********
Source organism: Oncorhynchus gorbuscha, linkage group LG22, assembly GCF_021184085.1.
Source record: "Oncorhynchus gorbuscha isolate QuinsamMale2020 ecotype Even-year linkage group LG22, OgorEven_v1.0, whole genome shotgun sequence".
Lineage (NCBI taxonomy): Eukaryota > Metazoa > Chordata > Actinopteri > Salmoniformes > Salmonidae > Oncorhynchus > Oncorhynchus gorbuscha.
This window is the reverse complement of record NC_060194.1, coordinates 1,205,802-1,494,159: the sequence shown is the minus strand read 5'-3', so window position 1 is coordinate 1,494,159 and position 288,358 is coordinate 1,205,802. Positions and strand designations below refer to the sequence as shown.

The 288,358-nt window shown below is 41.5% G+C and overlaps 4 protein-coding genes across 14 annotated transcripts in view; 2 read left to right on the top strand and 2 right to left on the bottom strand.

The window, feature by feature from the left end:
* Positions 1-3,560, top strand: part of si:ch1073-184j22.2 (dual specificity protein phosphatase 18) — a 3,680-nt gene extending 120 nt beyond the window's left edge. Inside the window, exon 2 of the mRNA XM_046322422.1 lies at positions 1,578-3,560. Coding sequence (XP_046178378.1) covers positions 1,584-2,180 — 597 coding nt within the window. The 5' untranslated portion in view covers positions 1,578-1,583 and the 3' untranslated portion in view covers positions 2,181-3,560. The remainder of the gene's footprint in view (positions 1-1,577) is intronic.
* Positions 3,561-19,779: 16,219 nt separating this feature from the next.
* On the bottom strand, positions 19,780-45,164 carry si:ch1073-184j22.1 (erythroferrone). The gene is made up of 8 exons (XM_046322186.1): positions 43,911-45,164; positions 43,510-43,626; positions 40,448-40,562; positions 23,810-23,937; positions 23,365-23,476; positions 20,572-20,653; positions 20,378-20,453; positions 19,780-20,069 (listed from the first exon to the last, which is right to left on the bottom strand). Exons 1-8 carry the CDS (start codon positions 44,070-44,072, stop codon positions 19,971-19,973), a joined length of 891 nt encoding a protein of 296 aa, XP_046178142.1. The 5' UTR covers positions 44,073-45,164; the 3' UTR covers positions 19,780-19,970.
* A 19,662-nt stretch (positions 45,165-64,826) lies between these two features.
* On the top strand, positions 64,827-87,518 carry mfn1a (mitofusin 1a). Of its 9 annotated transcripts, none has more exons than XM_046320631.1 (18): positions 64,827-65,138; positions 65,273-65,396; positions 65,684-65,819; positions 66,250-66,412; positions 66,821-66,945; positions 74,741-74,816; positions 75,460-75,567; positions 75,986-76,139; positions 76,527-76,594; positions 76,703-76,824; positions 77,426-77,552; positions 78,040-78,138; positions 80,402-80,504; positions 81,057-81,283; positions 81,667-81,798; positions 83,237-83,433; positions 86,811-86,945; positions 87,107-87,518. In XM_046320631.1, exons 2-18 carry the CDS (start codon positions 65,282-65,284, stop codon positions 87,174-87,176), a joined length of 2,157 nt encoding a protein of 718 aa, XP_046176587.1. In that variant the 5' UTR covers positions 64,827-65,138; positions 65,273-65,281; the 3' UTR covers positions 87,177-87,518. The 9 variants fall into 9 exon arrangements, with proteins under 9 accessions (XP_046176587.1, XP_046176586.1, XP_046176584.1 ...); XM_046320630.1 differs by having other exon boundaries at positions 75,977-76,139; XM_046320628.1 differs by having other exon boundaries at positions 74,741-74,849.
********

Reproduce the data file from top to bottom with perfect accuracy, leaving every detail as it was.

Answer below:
Source organism: Oncorhynchus gorbuscha, linkage group LG22, assembly GCF_021184085.1.
Source record: "Oncorhynchus gorbuscha isolate QuinsamMale2020 ecotype Even-year linkage group LG22, OgorEven_v1.0, whole genome shotgun sequence".
Lineage (NCBI taxonomy): Eukaryota > Metazoa > Chordata > Actinopteri > Salmoniformes > Salmonidae > Oncorhynchus > Oncorhynchus gorbuscha.
This window is the reverse complement of record NC_060194.1, coordinates 1,205,802-1,494,159: the sequence shown is the minus strand read 5'-3', so window position 1 is coordinate 1,494,159 and position 288,358 is coordinate 1,205,802. Positions and strand designations below refer to the sequence as shown.

The 288,358-nt window shown below is 41.5% G+C and overlaps 4 protein-coding genes across 14 annotated transcripts in view; 2 read left to right on the top strand and 2 right to left on the bottom strand.

The window, feature by feature from the left end:
* Positions 1-3,560, top strand: part of si:ch1073-184j22.2 (dual specificity protein phosphatase 18) — a 3,680-nt gene extending 120 nt beyond the window's left edge. Inside the window, exon 2 of the mRNA XM_046322422.1 lies at positions 1,578-3,560. Coding sequence (XP_046178378.1) covers positions 1,584-2,180 — 597 coding nt within the window. The 5' untranslated portion in view covers positions 1,578-1,583 and the 3' untranslated portion in view covers positions 2,181-3,560. The remainder of the gene's footprint in view (positions 1-1,577) is intronic.
* Positions 3,561-19,779: 16,219 nt separating this feature from the next.
* On the bottom strand, positions 19,780-45,164 carry si:ch1073-184j22.1 (erythroferrone). The gene is made up of 8 exons (XM_046322186.1): positions 43,911-45,164; positions 43,510-43,626; positions 40,448-40,562; positions 23,810-23,937; positions 23,365-23,476; positions 20,572-20,653; positions 20,378-20,453; positions 19,780-20,069 (listed from the first exon to the last, which is right to left on the bottom strand). Exons 1-8 carry the CDS (start codon positions 44,070-44,072, stop codon positions 19,971-19,973), a joined length of 891 nt encoding a protein of 296 aa, XP_046178142.1. The 5' UTR covers positions 44,073-45,164; the 3' UTR covers positions 19,780-19,970.
* A 19,662-nt stretch (positions 45,165-64,826) lies between these two features.
* On the top strand, positions 64,827-87,518 carry mfn1a (mitofusin 1a). Of its 9 annotated transcripts, none has more exons than XM_046320631.1 (18): positions 64,827-65,138; positions 65,273-65,396; positions 65,684-65,819; positions 66,250-66,412; positions 66,821-66,945; positions 74,741-74,816; positions 75,460-75,567; positions 75,986-76,139; positions 76,527-76,594; positions 76,703-76,824; positions 77,426-77,552; positions 78,040-78,138; positions 80,402-80,504; positions 81,057-81,283; positions 81,667-81,798; positions 83,237-83,433; positions 86,811-86,945; positions 87,107-87,518. In XM_046320631.1, exons 2-18 carry the CDS (start codon positions 65,282-65,284, stop codon positions 87,174-87,176), a joined length of 2,157 nt encoding a protein of 718 aa, XP_046176587.1. In that variant the 5' UTR covers positions 64,827-65,138; positions 65,273-65,281; the 3' UTR covers positions 87,177-87,518. The 9 variants fall into 9 exon arrangements, with proteins under 9 accessions (XP_046176587.1, XP_046176586.1, XP_046176584.1 ...); XM_046320630.1 differs by having other exon boundaries at positions 75,977-76,139; XM_046320628.1 differs by having other exon boundaries at positions 74,741-74,849.